Wednesday, February 28, 2007

Where Is The Fire

Fire on the Mountain
by Randal Myler and Dan Wheetman

What does it mean to be a coal miner? Hillbilly Savants touches on the lives, the traditions, and the hardships of the coal miner community. Many of us remember a time when members of our family or mountain population walked through the door covered in black soot, eyes burning white against the sunken charcoal. The lifestyle of the miner is a part of our past and will be with our generations to come and in the grim darkness the power of a song is another side of the strength of that community. I saw it over and over again as those very same members walked in the door and pulled out an instrument. Music is as much instilled in our traditions, as is hard work. Music is a release, praise and an ending to the long day. It was a way to tell a story and to communicate with others. Now, from the acclaimed creators Randal Myler and Dan Wheetman comes a new fascinating play called “Fire on the Mountain.” From the reviews I come across this nationally recognized production on the lives of West Virginia coal miners is nothing but brilliant. Every article I came across praises Myler and Wheetman, “Narration so rich, the lively music awesomely compelling, the uncontrollable toe tapping, the dismal photos, I could actually feel dust in my throat… No American History book or PBS Documentary contains the capacity to grab the attention on the history of Appalachian coal mining, the lives of these fiscal poor families, dedication, family orientation, loyalty, suffering, threat of constant disaster, and love of the mines as do these people responsible for providing coal to heat homes and businesses during the later part of the 19th Century into the 20th. We, who flip a switch to warm our homes, grumbling frequently over the ever-present demand by the energy companies to raise the rates, live far removed from the mountain people flippantly called Hillbillies.” (Holly Bartges)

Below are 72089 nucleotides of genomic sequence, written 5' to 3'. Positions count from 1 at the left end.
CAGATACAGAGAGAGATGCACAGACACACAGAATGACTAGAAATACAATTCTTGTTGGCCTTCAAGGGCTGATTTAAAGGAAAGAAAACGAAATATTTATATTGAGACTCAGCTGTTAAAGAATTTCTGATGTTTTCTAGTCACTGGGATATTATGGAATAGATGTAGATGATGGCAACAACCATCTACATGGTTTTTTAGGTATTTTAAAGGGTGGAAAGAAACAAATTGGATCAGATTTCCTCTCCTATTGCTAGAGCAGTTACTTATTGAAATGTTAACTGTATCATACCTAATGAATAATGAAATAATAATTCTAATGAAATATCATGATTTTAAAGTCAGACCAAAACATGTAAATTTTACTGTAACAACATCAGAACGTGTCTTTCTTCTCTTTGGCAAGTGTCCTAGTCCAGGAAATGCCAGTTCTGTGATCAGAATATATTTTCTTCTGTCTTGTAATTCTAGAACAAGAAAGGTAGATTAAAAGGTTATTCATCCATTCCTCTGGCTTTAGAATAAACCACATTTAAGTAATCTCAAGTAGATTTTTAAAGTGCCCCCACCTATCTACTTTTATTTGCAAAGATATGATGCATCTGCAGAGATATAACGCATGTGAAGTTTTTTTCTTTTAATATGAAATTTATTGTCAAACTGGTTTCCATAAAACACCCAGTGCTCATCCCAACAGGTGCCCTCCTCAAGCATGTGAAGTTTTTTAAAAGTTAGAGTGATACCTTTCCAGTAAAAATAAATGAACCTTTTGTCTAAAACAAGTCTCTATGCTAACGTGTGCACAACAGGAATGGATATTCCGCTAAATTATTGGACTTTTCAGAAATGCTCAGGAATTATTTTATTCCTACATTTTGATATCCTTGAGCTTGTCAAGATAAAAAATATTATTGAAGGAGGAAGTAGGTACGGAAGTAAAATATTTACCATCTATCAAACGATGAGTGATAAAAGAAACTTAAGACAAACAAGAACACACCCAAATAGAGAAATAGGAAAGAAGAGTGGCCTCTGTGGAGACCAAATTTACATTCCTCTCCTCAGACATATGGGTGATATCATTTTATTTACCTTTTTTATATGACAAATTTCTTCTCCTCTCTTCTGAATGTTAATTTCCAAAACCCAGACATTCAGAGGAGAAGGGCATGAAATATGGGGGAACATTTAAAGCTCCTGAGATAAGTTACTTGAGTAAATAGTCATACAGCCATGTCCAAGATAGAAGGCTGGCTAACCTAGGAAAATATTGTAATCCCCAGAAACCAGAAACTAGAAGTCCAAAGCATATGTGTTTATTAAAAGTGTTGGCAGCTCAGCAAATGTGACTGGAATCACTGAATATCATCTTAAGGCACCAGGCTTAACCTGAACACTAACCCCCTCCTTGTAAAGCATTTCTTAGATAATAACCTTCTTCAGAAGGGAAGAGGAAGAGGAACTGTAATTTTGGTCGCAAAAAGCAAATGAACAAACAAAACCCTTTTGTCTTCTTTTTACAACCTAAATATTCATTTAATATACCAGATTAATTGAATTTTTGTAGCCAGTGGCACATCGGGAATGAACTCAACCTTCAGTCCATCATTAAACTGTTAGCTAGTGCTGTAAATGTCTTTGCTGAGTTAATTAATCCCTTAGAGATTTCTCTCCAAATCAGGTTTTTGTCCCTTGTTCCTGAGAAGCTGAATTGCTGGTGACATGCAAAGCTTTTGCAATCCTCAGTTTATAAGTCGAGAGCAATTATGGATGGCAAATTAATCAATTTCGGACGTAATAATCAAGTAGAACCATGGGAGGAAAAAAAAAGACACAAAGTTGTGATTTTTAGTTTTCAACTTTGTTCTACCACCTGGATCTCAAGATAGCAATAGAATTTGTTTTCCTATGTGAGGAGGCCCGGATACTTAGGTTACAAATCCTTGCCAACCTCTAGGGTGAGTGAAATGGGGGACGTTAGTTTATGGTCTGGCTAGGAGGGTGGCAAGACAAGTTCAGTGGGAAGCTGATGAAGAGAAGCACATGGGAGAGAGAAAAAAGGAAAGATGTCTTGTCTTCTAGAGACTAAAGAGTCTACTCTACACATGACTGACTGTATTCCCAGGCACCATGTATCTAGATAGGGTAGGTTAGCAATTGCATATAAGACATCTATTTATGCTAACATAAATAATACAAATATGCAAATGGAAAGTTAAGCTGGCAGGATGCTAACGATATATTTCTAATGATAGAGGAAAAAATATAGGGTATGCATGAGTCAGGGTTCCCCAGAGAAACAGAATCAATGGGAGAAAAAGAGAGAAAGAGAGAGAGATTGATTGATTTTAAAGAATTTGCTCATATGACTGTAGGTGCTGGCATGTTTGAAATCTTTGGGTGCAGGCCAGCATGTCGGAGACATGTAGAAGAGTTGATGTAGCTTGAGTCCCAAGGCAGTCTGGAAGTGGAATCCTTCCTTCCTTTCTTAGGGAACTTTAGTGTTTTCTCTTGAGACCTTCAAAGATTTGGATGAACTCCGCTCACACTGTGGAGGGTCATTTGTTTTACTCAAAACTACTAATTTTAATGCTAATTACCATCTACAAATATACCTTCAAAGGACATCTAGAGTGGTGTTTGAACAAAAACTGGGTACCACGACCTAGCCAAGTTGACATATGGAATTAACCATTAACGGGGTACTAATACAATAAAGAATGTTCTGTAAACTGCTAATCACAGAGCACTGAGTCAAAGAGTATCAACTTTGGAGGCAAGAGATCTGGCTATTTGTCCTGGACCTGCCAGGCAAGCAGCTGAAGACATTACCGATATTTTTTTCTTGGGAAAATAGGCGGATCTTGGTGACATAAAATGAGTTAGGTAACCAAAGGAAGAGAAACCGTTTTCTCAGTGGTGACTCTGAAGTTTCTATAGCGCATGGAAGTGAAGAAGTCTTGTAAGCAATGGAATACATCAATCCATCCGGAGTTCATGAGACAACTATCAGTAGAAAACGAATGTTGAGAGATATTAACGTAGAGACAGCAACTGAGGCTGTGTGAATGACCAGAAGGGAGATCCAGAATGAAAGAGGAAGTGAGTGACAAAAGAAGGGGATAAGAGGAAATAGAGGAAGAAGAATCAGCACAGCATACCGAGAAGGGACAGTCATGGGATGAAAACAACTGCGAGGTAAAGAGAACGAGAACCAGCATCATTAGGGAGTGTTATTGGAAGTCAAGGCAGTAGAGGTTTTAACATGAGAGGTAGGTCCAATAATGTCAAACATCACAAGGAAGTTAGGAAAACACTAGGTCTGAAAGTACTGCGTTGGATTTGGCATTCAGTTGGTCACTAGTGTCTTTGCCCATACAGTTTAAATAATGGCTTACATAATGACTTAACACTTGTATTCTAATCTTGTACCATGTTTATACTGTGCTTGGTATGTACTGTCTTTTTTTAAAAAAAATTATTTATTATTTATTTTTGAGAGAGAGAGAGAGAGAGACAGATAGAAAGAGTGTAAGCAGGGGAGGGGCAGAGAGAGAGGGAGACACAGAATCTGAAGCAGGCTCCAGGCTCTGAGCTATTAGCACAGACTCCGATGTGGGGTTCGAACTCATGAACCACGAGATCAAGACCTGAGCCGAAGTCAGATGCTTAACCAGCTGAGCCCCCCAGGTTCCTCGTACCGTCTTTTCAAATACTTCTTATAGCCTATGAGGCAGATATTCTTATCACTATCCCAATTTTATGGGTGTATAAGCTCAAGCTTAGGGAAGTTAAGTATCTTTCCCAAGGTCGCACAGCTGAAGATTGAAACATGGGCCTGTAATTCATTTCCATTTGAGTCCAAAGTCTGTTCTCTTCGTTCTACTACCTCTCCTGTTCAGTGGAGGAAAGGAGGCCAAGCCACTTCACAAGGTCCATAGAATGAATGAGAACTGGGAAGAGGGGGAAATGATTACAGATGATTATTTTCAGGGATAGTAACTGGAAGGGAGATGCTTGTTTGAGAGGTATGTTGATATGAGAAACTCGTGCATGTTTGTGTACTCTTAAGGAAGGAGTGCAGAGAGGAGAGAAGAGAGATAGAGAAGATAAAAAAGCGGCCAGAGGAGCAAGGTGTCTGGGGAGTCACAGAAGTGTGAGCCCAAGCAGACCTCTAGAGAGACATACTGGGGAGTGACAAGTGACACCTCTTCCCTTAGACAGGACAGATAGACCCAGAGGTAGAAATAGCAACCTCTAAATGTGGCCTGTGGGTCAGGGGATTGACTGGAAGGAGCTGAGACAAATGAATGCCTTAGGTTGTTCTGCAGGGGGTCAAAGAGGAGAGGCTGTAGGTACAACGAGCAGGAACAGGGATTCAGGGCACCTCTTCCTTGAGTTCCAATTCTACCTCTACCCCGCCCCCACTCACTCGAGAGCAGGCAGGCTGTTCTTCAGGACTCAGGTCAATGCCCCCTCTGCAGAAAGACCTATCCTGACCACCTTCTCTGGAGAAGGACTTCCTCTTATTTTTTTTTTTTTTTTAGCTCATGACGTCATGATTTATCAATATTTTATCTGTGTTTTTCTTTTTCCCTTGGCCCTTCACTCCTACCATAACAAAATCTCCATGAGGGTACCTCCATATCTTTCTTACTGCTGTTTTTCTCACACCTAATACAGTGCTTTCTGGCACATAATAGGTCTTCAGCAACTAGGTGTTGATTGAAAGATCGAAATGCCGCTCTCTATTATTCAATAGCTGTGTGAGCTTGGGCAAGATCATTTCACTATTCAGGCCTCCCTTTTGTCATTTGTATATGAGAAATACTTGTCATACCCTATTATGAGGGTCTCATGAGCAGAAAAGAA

With 36 pounding mountain tunes the play touches on the realities and hardships of what it is to be an Appalachian. But, where is this playing in our very own Appalachians?
If you own or direct or even work in a theatre around these mountains you better jump on “Fire on the Mountain” as soon as you can.

Seattle Repertory Theatre

Northlight Theatre 2006

Volumn II Issue I
Spring 2003

The Practice Room

cultural cascades

kim crow

Coal Miner Musical 'Fire on the Mountain'
by Beau Higgins

FST’s Fire on the Mountain burns brightly.
By Kay Kipling

Poster Image

1 comment:

dj said...

I saw a Chicago production of "Fire on the Mountain" and was blown away. The production flashed 40's-50's photos on the backstage as songs were intermingled with folk telling his/her story. Many memories of my youth and childhood were triggered. I have lived here for almosts 40 years, but I am not "from" here. Like the characters in the play, I left to find work, but "home" is still in the mountains.
Will this ever be made into a movie or CD?